However, as the role of horses has changed, so have the teachers and the methods used. Horsemanship evolved as the requirements changed, although at the roots are still the teachings of the past, back to Xenophon’s fourth century B.C. treatise On Horsemanship.
Saumur is one of the few equitation schools that keeps alive many of the haute école (F. “high school”) cavalry-derived techniques while embracing modern methods, some more suited to recreational riding. Unlike the Spanish Riding School, the Cadre Noir began as a cavalry school and then expanded to a civilian role. Today, very few of the Cadre Noir are military, most are civilians. As well as performing the haute école movements and teaching, they also run world-class competitions, like the three-day-event that is central to Spiral of Hooves.
Yes, readers will meet some 21st-century Cadre Noir officers, just as I did when I worked as an equestrian journalist, primarily covering eventing. My career as a journalist and event organiser, coupled with my imagination, created the horse-based mystery that is Spiral of Hooves, when I retired, wings clipped by multiple sclerosis.
I must avoid spoilers – suffice to say the Cadre Noir and Saumur are key clues along the twisting trail. However, James Hart’s counterpart in my novel might be the heroine, Carly Tanner, who is a groom working nights in an ‘inn’ and has the horsemanship skills of a cavalry officer. In fact, the first woman joined the Cadre Noir in 1984, and nowadays women in the military are more widespread. And that might be another spoiler or a ‘hareng rouge’.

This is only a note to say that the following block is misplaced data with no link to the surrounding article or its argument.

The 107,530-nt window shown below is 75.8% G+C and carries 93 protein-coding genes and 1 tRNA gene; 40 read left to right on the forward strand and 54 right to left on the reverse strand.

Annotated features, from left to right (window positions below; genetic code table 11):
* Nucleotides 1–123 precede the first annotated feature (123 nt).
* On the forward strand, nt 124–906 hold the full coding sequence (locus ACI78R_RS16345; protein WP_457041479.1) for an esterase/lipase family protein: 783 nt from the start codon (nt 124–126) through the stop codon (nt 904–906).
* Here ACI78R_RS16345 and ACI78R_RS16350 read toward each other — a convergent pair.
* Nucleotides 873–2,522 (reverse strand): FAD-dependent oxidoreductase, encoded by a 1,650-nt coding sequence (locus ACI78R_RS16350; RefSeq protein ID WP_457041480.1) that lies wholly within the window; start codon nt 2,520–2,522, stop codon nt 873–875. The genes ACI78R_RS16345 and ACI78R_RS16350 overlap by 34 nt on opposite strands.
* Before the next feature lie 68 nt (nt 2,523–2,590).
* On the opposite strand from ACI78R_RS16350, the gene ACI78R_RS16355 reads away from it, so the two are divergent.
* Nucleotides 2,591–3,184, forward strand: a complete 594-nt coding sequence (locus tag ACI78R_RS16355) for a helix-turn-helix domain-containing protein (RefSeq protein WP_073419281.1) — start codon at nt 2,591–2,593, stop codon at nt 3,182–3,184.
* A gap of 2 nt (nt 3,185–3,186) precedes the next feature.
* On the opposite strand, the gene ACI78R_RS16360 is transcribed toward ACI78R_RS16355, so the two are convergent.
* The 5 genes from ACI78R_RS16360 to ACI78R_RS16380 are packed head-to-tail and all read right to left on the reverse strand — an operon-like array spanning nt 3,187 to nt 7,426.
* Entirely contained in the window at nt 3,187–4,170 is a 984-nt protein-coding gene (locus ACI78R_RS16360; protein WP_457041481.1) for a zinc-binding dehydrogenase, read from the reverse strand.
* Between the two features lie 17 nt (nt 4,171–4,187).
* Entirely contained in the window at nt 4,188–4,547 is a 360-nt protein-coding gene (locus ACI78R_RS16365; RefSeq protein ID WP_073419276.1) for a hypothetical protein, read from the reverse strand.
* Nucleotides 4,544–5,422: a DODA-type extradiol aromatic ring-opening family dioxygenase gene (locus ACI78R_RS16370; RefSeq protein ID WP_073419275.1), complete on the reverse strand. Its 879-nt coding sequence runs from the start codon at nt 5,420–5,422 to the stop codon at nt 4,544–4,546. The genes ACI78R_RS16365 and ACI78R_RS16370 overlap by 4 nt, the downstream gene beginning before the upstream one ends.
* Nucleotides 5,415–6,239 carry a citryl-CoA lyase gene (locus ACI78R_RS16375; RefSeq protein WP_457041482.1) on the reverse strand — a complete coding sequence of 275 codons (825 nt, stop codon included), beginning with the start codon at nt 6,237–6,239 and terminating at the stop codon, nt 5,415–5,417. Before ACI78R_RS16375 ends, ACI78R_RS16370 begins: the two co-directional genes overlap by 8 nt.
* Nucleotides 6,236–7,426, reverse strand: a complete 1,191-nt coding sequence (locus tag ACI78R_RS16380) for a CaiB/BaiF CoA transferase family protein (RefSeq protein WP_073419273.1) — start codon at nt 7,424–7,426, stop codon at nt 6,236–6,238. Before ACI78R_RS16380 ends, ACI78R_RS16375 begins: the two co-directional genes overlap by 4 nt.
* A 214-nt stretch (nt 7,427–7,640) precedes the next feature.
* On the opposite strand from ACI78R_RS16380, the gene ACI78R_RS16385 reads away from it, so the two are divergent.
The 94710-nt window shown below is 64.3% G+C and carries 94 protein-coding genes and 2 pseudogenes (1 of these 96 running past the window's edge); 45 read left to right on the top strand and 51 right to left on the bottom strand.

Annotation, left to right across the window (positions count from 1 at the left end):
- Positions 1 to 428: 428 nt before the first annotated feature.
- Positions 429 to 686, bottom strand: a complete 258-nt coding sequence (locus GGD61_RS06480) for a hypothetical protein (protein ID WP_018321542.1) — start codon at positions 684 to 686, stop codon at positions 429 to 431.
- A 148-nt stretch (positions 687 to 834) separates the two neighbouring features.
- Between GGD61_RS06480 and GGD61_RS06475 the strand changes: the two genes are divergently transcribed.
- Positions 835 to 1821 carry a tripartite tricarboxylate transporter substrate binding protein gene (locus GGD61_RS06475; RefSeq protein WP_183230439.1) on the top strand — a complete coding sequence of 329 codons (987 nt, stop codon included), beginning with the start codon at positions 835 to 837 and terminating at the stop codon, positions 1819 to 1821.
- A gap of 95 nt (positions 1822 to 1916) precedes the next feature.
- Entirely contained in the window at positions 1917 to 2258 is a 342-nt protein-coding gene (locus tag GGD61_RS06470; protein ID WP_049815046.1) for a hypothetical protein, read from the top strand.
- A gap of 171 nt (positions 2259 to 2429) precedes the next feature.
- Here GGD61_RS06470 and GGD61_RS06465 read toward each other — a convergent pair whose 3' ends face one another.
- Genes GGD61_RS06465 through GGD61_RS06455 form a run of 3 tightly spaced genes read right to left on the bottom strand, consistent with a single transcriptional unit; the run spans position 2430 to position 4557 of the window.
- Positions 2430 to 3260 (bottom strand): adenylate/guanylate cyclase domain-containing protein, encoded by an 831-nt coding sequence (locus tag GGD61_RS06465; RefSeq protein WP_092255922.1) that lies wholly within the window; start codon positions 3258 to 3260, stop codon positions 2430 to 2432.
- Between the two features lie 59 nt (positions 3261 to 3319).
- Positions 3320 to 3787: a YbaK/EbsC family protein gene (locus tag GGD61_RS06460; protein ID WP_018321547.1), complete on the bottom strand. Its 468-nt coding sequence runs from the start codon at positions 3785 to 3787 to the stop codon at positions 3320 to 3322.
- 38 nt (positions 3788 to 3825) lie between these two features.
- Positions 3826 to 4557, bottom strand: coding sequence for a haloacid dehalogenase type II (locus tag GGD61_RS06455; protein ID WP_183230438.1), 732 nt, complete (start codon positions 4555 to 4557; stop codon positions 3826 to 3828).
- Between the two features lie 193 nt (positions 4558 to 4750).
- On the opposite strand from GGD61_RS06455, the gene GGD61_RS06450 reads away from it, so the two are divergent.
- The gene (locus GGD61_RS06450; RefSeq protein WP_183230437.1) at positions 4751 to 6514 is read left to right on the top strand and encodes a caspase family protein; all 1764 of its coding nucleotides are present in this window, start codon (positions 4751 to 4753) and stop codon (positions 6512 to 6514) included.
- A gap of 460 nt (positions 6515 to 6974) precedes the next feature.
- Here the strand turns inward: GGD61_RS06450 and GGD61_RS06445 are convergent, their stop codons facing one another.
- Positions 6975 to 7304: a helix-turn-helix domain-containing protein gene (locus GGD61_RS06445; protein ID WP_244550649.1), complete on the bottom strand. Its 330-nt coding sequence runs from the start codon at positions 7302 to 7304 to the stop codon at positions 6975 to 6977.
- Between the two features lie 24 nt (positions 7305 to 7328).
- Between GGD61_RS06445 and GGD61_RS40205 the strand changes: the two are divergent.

If you enjoy mystery/thrillers revolving around the world of horses, horsemanship and deceptions, pick up Spiral of Hooves today.
About Spiral of Hooves:
In Canada, researcher Armand Sabatier witnesses what could be the murder of groom Odette Fedon, but traumatic images from his past smother his memory, and a snowstorm buries the evidence. Harassed by nightmares but fighting through them, Armand remembers the crime a few months later. By then he is in England, where he is dragged into a plot involving international sport horse breeding.
Suspecting everyone around him, Armand is forced to brave the past that he has kept buried. But what made Armand leave France? Where did he learn to survive and fight for justice? Why is the English rider Carly Tanner treading the same path as the first victim, Odette? Can he save Carly before he has more blood on his hands?
Spiral of Hooves is an enthralling mystery full of twists, turns, and suspense, set against the competitive equestrian world of eventing. Characters are thrown together from different countries by their ambitions, ideals and desires, and by their passion for horses. Relationships are tested and challenges surmounted as the mystery builds.
Spiral of Hooves is available from Amazon on Kindle and for the first time in
paperback. Click here to purchase your copy.
Roland Clarke is a retired equestrian journalist, photographer, and event organiser. Sadly, Multiple Sclerosis clipped his wings, and he was unable to meet deadlines or get to equestrian events easily. Recently, his wife Juanita and he moved with their two dogs, Quetzal & Treeky to Boise, Idaho having lived in Harlech, North Wales for over two years.
To celebrate the re-launch of Spiral of Hooves, Roland is giving away a signed paperback copy of the book. For a chance to win, leave a comment below. The contest closes Midnight (EST) on August 21st. Good luck!